Stop Asking Users What They Want
We live in a competitive environment and from that companies derive the desire of creating new products or enter new markets to stay relevant, increase market cap and profits. But before that, they have to create new products or improve the current one that will allow them to get a higher market cap. And at one point, the management team will have the question:
What do users want?
It seems like a simple question with a simple formula when trying to build a new product or feature:
If your goal is to make things people buy and use, you should design what people want.
To do that, you need to know what people want — do research.
You find your core users, you study them and you ask them what they want.
Then you go and make what they told you they need.
Unfortunately it does not work that way. The first rule of user research: never ask anyone what they want. You know what people want? People want to be liked. (If Facebook gets one thing right, this is it.) When you ask someone what they want, it is very possible the answer you’ll receive will be what they think you want to hear. Or the response that reflects how they like to think of themselves. And also take into account that it’s almost impossible for an average person to want what they can’t imagine. You risk limiting the scope of your ideas because of the imagination of others.
Even those who we would call honest, lack enough self-knowledge to give an accurate opinion. It may seem as a harsh statement for the designers who want to empathise with users.
Having a true self-awareness is a skill developed the hard way and very few own it so you can’t expect everyone to have it. Our challenge as designers is to figure out how to get the information you need by asking the right questions and observing the correct details.
Asking direct questions is not the best approach
It’s like trying to break into someone’s house — you will meet some barriers along the way. So our job is to figure out how to cut into a user’s brain and find out what they truly want or need.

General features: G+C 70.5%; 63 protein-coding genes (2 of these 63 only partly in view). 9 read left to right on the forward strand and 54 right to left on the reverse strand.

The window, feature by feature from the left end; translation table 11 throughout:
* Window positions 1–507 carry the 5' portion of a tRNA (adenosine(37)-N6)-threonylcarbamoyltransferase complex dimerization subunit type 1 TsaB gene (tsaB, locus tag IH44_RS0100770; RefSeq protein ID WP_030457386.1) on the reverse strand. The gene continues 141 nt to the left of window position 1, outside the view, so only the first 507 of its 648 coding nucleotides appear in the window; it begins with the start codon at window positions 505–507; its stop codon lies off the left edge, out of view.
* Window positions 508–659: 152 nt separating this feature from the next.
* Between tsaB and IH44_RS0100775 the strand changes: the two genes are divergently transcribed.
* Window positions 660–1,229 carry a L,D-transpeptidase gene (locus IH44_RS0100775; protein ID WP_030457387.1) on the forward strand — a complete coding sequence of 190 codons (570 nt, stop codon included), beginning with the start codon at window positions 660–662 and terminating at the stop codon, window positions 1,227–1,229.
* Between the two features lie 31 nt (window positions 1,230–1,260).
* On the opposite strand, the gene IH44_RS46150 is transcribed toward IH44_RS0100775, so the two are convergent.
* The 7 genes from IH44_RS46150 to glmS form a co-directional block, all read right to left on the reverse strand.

For example, when during an interview you ask a person “what’s your greatest weakness?” almost everyone will be uncomfortable with the question and most likely will lie to you. Everyone interviewing for a job thinks up an answer in advance. No one likes it. No one actually gets anything out of it. Then in the context of design you might ask: “What would you like us to improve in our product?” or “What other features do you need?” and almost all the time you will hear personal beliefs. That’s important, but should not become the primary decision criteria for creating the future of your product. You must figure out a better way to get the most precise picture.
If you go in through the front door, asking direct questions, you’ll run into defences and get bad, and potentially useless, answers. And don’t get me wrong, sometimes asking directly “what’s the issue?” may give you a better solution than trying to figure it out yourself. But like going to a doctor, she doesn’t start diagnosing the disease only from what you told her. She is a professional and knows that you might not know the exact cause. So she needs to do proper research first. The same applies to people who design products.
Research is essential, but not crucial
I came across an interview of Wally Ollins, co-founder of Wolff Olins, done by Debbie Millman. And during that interview, Millman wrote an important piece about him, which I find resonating with what I believe about research: